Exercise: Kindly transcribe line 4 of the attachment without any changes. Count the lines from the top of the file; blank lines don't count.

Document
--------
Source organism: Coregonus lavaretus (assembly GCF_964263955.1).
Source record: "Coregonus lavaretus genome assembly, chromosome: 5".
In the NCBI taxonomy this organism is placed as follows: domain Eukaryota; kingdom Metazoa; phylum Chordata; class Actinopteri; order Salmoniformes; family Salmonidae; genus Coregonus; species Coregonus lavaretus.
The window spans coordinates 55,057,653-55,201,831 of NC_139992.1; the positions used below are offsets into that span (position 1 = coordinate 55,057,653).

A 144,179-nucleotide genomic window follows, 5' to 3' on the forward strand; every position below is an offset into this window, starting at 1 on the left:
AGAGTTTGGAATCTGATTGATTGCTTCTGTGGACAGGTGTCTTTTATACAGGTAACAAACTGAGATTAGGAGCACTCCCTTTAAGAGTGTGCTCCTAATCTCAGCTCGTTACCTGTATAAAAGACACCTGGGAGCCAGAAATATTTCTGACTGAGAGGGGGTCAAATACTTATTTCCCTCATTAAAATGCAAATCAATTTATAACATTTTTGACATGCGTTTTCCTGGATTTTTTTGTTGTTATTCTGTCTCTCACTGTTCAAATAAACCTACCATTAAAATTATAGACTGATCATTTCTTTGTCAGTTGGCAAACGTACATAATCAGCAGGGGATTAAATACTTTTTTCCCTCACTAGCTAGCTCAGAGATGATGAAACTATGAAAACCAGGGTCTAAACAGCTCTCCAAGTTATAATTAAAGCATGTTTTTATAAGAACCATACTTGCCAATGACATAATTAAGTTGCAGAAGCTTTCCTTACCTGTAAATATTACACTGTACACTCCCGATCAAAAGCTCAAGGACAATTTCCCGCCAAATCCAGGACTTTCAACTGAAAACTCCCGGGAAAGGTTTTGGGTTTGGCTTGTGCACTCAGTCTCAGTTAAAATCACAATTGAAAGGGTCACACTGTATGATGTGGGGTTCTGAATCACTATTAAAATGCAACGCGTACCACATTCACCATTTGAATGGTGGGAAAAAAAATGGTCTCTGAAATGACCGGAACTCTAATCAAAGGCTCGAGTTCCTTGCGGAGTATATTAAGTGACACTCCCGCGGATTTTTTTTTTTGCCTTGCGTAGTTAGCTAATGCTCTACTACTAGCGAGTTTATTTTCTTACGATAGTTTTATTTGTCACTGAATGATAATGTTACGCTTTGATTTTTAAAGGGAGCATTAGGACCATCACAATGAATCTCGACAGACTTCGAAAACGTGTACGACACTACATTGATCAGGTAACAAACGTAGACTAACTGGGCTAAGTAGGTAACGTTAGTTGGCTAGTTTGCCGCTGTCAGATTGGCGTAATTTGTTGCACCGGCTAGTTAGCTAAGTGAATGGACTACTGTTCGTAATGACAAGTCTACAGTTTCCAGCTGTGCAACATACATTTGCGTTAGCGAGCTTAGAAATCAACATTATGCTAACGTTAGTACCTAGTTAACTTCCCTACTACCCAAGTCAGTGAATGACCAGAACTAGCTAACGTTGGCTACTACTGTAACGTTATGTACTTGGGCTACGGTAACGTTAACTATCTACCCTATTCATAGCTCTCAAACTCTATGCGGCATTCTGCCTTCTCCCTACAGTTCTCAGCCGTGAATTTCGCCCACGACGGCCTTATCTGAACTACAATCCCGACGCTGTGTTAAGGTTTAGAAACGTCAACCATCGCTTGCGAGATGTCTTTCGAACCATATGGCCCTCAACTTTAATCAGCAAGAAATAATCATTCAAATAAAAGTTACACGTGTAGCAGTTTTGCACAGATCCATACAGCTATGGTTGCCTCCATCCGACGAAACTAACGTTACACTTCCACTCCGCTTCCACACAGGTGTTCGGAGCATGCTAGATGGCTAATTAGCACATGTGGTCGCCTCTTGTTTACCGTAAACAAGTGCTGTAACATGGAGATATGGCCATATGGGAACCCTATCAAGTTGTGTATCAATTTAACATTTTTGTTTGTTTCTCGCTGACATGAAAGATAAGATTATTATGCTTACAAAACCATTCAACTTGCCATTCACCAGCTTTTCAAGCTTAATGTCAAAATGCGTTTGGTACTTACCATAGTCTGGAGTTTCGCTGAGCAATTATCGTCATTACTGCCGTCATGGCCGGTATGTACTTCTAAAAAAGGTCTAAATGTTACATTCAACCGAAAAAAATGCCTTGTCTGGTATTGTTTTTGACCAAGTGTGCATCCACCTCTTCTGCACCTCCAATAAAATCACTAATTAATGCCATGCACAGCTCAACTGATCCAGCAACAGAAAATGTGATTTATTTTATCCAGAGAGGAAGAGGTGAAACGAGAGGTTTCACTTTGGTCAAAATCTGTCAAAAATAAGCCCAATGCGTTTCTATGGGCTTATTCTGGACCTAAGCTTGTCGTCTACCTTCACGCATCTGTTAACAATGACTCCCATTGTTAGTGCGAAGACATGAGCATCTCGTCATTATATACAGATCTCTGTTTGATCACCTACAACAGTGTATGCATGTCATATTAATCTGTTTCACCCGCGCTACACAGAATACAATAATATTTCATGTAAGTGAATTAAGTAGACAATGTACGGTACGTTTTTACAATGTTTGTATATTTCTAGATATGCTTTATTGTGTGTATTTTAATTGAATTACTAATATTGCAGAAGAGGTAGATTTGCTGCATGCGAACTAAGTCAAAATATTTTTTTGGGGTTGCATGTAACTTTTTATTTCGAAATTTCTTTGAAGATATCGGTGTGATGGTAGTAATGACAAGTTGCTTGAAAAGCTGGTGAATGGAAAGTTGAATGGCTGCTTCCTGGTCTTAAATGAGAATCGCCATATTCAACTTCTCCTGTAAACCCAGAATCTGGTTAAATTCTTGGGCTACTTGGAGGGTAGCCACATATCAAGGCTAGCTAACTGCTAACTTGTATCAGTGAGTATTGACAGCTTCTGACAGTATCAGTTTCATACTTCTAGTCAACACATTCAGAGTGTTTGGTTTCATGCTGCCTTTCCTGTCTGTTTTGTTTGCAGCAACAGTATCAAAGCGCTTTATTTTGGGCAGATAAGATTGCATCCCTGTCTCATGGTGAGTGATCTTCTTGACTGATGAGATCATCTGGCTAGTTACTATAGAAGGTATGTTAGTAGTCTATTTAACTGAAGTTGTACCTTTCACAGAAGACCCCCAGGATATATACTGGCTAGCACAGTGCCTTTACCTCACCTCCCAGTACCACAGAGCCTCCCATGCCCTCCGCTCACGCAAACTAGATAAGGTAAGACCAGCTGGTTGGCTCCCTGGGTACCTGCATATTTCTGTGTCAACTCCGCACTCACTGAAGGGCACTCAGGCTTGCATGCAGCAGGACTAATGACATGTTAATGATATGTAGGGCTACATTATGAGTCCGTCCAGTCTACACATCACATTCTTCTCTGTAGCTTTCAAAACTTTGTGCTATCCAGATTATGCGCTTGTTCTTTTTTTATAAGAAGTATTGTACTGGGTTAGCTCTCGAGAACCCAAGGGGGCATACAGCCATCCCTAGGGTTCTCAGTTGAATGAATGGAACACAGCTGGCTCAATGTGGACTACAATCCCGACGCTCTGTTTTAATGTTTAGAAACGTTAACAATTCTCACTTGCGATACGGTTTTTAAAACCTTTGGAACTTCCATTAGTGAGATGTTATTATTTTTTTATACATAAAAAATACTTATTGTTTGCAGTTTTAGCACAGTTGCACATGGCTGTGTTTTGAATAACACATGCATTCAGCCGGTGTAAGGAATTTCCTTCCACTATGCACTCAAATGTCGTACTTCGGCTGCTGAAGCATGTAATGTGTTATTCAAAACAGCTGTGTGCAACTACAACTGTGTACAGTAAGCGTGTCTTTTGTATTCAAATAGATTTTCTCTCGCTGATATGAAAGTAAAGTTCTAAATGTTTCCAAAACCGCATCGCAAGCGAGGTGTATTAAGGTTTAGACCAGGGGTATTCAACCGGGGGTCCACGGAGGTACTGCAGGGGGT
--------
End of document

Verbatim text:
The window spans coordinates 55,057,653-55,201,831 of NC_139992.1; the positions used below are offsets into that span (position 1 = coordinate 55,057,653).